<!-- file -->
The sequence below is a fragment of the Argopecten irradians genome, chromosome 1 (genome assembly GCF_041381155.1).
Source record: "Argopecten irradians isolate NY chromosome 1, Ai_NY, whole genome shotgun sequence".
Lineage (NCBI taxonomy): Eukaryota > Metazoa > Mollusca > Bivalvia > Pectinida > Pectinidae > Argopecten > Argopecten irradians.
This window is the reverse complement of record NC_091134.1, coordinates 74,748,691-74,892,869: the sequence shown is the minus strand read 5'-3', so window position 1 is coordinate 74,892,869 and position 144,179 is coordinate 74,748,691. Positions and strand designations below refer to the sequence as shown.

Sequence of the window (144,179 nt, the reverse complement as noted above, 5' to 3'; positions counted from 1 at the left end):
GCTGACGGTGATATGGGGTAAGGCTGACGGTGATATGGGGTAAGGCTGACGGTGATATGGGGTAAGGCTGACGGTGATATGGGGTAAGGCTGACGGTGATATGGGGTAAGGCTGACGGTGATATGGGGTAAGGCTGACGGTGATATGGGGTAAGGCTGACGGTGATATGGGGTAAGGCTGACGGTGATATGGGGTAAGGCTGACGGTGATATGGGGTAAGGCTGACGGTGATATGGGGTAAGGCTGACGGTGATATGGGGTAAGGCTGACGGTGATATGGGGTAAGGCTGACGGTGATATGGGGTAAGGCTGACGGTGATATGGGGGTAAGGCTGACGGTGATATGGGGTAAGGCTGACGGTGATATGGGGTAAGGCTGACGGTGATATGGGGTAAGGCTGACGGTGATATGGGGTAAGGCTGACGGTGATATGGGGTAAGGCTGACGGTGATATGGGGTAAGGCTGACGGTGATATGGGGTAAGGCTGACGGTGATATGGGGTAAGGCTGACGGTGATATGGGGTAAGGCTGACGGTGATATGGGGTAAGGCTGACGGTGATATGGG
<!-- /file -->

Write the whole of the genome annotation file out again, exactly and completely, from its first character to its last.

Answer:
The sequence below is a fragment of the Argopecten irradians genome, chromosome 1 (genome assembly GCF_041381155.1).
Source record: "Argopecten irradians isolate NY chromosome 1, Ai_NY, whole genome shotgun sequence".
Lineage (NCBI taxonomy): Eukaryota > Metazoa > Mollusca > Bivalvia > Pectinida > Pectinidae > Argopecten > Argopecten irradians.
This window is the reverse complement of record NC_091134.1, coordinates 74,748,691-74,892,869: the sequence shown is the minus strand read 5'-3', so window position 1 is coordinate 74,892,869 and position 144,179 is coordinate 74,748,691. Positions and strand designations below refer to the sequence as shown.

Sequence of the window (144,179 nt, the reverse complement as noted above, 5' to 3'; positions counted from 1 at the left end):
GCTGACGGTGATATGGGGTAAGGCTGACGGTGATATGGGGTAAGGCTGACGGTGATATGGGGTAAGGCTGACGGTGATATGGGGTAAGGCTGACGGTGATATGGGGTAAGGCTGACGGTGATATGGGGTAAGGCTGACGGTGATATGGGGTAAGGCTGACGGTGATATGGGGTAAGGCTGACGGTGATATGGGGTAAGGCTGACGGTGATATGGGGTAAGGCTGACGGTGATATGGGGTAAGGCTGACGGTGATATGGGGTAAGGCTGACGGTGATATGGGGTAAGGCTGACGGTGATATGGGGTAAGGCTGACGGTGATATGGGGGTAAGGCTGACGGTGATATGGGGTAAGGCTGACGGTGATATGGGGTAAGGCTGACGGTGATATGGGGTAAGGCTGACGGTGATATGGGGTAAGGCTGACGGTGATATGGGGTAAGGCTGACGGTGATATGGGGTAAGGCTGACGGTGATATGGGGTAAGGCTGACGGTGATATGGGGTAAGGCTGACGGTGATATGGGGTAAGGCTGACGGTGATATGGGGTAAGGCTGACGGTGATATGGG